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1/25/2018 7:38:29 AM
Posted: 12/8/2003 8:05:20 PM EST
A Nighthawk in Raptor’s clothing
By Laura Pellegrino
Sunburst staff writer

12/08/2003 – HOLLOMAN AIR FORCE BASE, N.M. (ACCNS) – It took 10 gallons of dark gray paint, five-and-a-half gallons of light gray paint and three gallons of silicon paint to give one F-117A Nighthawk here an F/A-22 Raptor-style makeover.

Lt. Col. Kevin Sullivan, Detachment 1, 53rd Test and Evaluation Group commander, asked the 49th Aircraft Maintenance Squadron corrosion flight to paint their F-117, nicknamed “the Dragon,” gray to evaluate if it will have a substantial role in daytime combat operations.

“The chief of staff wants to have a 24-hour stealth presence over future battlefields,” said Lt. Col. Buck Rogers, the Det. 1, 53rd TEG operations officer. “We know our current black paint scheme wouldn’t be a good color for daytime operations.”

Preparation for painting began Nov. 17, said Staff Sgt. Armond Cornin, 49th AMXS corrosion flight NCOIC. AMXS members worked day and night to complete the job.

With the project complete, the jet will participate in upcoming tests as part of a program called Global Strike Task Force, Colonel Rogers said. The jet will fly with the F/A-22 in several tests both locally and deployed.

The Dragon is a test-coded aircraft owned by Det. 1, 53rd TEG.

“We use the Dragon for everything from new tactics development to the evaluation of new software or hardware,” said Maj. Tre Urso, a Det. 1, 53rd TEG pilot. “Det. 1 has been involved in all the F-117 modifications and upgrades over the years. Now, we want to evaluate the feasibility of using the F-117 during daylight operations.”

According to Colonel Rogers, Air Force leadership will approve additional jets for the gray scheme only if the test results show the change is warranted.

Whether or not the rest of the jets are painted, this project is worth the time and effort spent on completing it, Major Urso said.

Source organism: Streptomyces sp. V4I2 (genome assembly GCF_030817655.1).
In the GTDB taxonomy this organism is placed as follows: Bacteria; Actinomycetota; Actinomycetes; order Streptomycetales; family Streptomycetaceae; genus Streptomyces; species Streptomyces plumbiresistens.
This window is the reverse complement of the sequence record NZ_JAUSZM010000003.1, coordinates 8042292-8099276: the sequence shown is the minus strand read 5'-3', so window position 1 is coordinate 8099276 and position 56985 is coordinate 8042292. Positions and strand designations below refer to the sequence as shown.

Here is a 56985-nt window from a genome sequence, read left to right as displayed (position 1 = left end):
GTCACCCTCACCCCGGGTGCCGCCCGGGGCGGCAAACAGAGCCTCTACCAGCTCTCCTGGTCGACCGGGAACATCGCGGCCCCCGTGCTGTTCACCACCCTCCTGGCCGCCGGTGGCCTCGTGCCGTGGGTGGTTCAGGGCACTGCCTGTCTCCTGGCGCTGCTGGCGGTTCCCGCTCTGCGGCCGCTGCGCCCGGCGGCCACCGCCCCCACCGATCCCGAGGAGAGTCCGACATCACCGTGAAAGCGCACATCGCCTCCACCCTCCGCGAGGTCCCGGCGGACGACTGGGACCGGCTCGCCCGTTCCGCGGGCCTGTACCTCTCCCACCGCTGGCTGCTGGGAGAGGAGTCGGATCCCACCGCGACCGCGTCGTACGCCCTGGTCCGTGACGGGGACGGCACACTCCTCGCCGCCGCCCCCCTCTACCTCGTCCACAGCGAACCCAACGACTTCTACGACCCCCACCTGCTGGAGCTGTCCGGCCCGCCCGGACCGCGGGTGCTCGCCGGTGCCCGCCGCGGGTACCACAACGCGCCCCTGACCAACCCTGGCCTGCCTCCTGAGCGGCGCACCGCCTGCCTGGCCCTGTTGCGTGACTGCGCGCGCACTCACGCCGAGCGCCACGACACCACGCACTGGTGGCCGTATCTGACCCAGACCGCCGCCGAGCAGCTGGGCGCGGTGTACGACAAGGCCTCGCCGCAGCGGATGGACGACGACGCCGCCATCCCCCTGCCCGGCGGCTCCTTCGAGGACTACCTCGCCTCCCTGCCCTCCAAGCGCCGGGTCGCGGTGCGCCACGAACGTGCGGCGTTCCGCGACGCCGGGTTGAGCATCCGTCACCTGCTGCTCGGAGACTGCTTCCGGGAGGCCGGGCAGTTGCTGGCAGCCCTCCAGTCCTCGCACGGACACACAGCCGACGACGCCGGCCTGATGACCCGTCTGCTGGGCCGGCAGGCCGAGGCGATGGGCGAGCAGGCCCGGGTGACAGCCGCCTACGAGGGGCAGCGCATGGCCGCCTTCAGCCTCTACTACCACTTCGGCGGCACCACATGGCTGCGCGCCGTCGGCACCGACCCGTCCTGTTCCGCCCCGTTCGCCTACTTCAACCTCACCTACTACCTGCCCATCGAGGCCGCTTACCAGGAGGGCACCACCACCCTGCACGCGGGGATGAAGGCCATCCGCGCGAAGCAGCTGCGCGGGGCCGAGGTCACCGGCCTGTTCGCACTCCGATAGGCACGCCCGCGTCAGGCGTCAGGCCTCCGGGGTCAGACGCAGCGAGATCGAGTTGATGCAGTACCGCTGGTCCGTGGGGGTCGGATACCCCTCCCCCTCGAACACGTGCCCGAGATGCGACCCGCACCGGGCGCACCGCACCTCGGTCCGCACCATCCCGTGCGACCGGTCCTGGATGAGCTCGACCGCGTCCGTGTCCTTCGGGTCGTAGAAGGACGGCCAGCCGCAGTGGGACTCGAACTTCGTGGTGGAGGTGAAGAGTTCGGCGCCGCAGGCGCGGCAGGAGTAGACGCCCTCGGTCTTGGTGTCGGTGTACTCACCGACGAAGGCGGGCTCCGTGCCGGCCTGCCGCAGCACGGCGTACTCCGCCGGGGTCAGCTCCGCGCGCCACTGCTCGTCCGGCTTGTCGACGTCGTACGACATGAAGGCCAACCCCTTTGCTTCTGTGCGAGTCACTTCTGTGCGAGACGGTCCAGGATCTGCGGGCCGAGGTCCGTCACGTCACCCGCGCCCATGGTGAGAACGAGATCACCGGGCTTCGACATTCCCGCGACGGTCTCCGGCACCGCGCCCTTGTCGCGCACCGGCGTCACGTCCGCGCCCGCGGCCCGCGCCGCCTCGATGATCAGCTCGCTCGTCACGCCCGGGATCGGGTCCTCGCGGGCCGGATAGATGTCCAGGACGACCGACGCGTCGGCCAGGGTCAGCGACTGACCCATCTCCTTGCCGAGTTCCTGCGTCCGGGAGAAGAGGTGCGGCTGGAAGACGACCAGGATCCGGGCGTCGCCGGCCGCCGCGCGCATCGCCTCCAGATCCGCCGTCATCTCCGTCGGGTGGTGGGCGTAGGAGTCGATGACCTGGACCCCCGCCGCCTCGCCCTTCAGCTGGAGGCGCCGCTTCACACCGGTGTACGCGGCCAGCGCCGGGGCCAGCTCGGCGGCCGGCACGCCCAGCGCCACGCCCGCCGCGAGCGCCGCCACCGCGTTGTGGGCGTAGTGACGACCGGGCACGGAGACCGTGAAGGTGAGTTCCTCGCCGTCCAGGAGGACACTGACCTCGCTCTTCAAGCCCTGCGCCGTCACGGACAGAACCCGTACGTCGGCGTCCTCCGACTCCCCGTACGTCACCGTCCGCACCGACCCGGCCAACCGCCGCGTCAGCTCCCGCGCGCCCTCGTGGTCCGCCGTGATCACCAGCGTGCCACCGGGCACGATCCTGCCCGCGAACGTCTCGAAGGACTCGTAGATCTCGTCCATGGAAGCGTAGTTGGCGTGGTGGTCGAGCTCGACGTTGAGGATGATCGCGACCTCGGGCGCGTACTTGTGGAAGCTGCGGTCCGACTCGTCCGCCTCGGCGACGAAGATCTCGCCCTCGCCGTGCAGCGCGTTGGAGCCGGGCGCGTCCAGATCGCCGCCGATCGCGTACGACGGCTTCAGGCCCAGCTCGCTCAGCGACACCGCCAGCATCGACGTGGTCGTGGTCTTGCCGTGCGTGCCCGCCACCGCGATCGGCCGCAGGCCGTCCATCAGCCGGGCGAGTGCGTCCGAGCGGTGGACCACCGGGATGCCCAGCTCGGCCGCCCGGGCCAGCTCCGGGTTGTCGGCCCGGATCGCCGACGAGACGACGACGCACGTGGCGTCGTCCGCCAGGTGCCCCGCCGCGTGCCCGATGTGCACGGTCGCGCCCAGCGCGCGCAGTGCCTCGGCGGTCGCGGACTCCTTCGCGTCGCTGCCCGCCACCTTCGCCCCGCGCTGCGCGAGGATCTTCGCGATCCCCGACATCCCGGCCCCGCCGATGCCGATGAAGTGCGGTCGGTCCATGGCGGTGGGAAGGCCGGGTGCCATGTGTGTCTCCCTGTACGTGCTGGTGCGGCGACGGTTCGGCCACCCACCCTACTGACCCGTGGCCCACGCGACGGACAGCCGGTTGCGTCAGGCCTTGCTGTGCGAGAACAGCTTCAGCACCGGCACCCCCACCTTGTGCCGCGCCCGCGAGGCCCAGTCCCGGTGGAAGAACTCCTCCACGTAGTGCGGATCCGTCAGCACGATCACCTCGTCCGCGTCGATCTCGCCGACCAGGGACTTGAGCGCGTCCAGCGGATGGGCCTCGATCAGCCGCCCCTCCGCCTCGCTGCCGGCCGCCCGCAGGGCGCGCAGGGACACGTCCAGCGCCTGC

“It provides a great opportunity for us to learn about our daytime capabilities and limitations. It also helps us evaluate how the new paints will hold up over time and lets us measure the impact the color modification has on the maintenance troops who maintain the jet. Bottom line, we need to make sure we provide our leaders an accurate assessment of the costs and benefits involved with daytime ops and the gray paint scheme.”

Staff Sgts. Armond Cornin and Casell Davis, and Airman 1st Class Louis Delgado, members of the 49th Maintenance Squadron, apply a layer of primer to the underbelly of an F-117 before it’s painted gray. The aircraft will participate in Global Strike Task Force tests aimed at determining the feasibility of using the F-117 during daytime operations. (U.S. Air Force photo by Airman 1st Class Vanessa LaBoy.)
Link Posted: 12/8/2003 8:11:40 PM EST
... and so the MARPAT fighter was born ...
Link Posted: 12/8/2003 8:24:22 PM EST
Err.... I think the LAST place I'd want to be is in the cockpit of a 117 in daylight unless we're talking about having air dominance established. A sub sonic aircraft with NO defensive weapons over enemy territory in daylight? The IR and radar stuff might miss it but optically guided weapons and Triple A doesn't give a shit about stealth. That's the whole idea behind flying them at night. I'll pass.